Blind Tuesday: Rilla Thrilla

It’s been a VERY long time since I last blogged about a blind person thriller on a Tuesday, which I used to do quite often. Never quite got around to WAIT UNTIL DARK for some reason.

This one’s way more obscure — the copy of WITNESS IN THE DARK I obtained had evidently been recorded off ITV on VHS, with the commercial breaks splinked out, not too precisely.

It’s a great little quota quickie — Wolf Rilla, whose best film by 100 miles is the original VILLAGE OF THE DAMNED, laboured for years in the realm of no-star, no-budget one-week-schedule crime films. He manages to shoot effectively, with lots of expressive camera movement, maybe even utilising the cheapness of the sets to his advantage, flying the walls out to reposition his camera in impossible places, like looking past the mantelpiece as if through the wallpaper.

Scottish actress Patricia Dainton — with a cut-glass English accent — is very effective as the sightless switchboard operator who has a close run-in with the man who murders her elderly neighbour, and then becomes his target, not because she knows too much (although that would have worked for the story) but because she’s fallen heir to the valuable jewelry that motivated the crime. It’s straight out of GASLIGHT. Dainton’s very dark eyes help her play blind with an unblinking straightahead stare.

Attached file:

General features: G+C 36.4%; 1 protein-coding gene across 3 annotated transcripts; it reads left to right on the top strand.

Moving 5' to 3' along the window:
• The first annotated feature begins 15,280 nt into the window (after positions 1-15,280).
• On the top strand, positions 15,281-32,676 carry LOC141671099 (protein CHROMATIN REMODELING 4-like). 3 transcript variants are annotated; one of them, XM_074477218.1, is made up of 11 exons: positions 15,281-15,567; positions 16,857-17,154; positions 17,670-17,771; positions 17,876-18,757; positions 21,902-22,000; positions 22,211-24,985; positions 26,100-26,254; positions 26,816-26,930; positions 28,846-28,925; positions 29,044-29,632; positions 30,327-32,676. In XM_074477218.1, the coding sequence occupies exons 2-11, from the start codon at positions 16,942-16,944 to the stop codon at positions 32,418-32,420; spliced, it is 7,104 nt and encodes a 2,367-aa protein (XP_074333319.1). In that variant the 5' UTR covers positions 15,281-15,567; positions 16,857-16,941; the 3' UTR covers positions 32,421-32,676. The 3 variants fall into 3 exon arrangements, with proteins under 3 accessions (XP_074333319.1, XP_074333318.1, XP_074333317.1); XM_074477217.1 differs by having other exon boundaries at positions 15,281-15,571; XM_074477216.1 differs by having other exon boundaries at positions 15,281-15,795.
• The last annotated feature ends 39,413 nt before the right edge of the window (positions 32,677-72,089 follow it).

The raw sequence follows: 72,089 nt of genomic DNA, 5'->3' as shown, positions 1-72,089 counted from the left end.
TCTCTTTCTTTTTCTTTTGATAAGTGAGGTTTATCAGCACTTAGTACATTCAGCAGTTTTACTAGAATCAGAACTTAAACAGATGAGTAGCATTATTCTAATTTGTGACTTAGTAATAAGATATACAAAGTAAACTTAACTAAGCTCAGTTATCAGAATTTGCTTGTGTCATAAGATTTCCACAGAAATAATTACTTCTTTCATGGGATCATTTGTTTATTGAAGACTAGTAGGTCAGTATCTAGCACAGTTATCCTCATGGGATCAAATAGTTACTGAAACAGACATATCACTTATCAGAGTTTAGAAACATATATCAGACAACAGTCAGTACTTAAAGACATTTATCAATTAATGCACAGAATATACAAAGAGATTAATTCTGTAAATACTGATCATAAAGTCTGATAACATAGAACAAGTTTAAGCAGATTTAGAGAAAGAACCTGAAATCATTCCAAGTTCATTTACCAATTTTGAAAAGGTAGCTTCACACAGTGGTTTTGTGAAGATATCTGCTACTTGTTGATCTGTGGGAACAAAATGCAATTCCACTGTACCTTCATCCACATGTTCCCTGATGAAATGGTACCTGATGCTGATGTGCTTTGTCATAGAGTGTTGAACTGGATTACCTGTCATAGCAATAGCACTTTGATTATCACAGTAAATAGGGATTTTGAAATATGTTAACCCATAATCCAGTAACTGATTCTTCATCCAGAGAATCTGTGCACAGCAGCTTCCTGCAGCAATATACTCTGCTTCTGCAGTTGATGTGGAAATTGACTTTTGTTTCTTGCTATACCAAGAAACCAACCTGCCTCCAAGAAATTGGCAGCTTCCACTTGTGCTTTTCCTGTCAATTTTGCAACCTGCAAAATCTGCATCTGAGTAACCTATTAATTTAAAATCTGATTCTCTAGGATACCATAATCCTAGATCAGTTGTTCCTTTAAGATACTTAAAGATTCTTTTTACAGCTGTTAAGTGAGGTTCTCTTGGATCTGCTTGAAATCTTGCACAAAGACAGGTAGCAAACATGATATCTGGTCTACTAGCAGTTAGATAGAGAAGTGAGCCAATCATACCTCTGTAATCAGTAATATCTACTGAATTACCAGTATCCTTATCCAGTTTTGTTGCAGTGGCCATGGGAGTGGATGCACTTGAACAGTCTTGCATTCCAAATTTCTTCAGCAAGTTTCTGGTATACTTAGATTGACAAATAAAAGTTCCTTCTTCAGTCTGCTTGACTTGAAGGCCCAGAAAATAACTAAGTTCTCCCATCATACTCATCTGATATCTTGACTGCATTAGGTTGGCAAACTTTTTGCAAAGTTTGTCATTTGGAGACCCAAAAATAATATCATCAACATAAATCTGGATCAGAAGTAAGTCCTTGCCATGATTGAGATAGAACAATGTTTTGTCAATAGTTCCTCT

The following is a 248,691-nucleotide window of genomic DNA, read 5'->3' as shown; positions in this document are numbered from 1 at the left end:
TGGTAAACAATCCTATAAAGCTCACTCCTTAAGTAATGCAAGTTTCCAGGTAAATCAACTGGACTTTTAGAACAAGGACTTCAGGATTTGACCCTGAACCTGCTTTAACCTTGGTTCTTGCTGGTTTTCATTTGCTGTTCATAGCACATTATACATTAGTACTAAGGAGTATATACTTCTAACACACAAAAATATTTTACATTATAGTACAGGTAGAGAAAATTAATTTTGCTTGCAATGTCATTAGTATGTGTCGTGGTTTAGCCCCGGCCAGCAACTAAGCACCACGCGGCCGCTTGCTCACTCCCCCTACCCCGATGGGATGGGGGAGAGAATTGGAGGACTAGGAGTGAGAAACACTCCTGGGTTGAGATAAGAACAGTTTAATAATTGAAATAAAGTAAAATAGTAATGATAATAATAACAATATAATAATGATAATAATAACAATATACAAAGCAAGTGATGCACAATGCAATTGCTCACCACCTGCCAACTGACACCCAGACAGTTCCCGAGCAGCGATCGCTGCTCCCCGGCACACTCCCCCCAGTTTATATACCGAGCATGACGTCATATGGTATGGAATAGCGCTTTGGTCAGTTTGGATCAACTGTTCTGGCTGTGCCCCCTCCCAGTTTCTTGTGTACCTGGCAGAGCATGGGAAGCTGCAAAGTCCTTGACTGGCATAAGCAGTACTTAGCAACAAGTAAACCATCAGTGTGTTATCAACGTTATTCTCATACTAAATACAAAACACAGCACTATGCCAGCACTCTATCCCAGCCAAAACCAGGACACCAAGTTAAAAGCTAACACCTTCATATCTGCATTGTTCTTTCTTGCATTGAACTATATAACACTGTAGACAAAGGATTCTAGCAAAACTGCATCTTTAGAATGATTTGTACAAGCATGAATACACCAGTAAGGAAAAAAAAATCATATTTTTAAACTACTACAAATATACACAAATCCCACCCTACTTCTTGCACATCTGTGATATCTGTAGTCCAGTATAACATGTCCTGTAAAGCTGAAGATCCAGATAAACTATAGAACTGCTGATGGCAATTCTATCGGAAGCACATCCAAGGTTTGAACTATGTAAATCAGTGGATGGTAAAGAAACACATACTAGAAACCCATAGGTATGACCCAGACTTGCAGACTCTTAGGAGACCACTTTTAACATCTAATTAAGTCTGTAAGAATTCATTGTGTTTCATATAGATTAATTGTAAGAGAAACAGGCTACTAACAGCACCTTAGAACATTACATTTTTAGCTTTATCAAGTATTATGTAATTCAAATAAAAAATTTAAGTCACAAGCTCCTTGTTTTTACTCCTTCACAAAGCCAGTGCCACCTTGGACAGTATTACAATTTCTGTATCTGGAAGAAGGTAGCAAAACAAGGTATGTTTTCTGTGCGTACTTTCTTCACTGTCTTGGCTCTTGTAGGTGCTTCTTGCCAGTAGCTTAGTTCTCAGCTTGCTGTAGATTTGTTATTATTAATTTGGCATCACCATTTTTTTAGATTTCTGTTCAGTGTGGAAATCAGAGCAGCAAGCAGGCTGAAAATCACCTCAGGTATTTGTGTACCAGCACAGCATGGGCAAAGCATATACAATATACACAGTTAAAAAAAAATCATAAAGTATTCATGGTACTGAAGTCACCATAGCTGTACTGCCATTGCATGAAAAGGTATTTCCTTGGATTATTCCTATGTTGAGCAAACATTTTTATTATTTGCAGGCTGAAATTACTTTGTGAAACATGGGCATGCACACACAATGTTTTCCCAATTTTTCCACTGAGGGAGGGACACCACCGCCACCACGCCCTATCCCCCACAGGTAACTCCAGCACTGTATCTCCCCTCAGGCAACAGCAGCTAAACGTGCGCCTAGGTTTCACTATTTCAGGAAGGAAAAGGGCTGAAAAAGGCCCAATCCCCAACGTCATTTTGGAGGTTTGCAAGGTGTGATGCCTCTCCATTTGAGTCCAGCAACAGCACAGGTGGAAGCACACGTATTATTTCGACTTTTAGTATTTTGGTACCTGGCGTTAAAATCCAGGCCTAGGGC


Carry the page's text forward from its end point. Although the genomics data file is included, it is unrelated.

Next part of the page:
Conrad Phillips is the detective on the case, rather unsympathetic in manner, which helps, even with the shoehorned romance — it gives him a steeper character arc to pull off in the film’s modest 60 min runtime; there’s a young Richard O’Sullivan, years before Man About the House. (Both Dainton and Sullivan are still with us.) A nosy neighbour is played by Madge Ryan, who turns up later as a state brainwasher in A CLOCKWORK ORANGE — “You’re getting better. This time next week, you’ll be better still.” Possible to detect moments in her line readings that anticipate that steely delivery.

And best of all, there’s Nigel Green as the killer. Wearing loafers instead of shiny shoes and woolly gloves instead of sexy strangler gloves. Bloody rationing. Also doing a fine northern accent, considering he was South African. He comes across like a hulking, murderous Alan Bennett. There’s no reason for it, he’s just making the job, and the film, more interesting, for himself and us.

WITNESS IN THE DARK isn’t earth-shattering but it restored my faith in quota quickies (films made purely to fulfill the UK government’s demand for a percentage of films in cinemas to be British). It’s modest but inventively made. So many of these films are just dull. Need to see more Rilla.

Producer Sydney Box had the reputation for mucking up scripts — this one must have been too cheap for him to have bothered.


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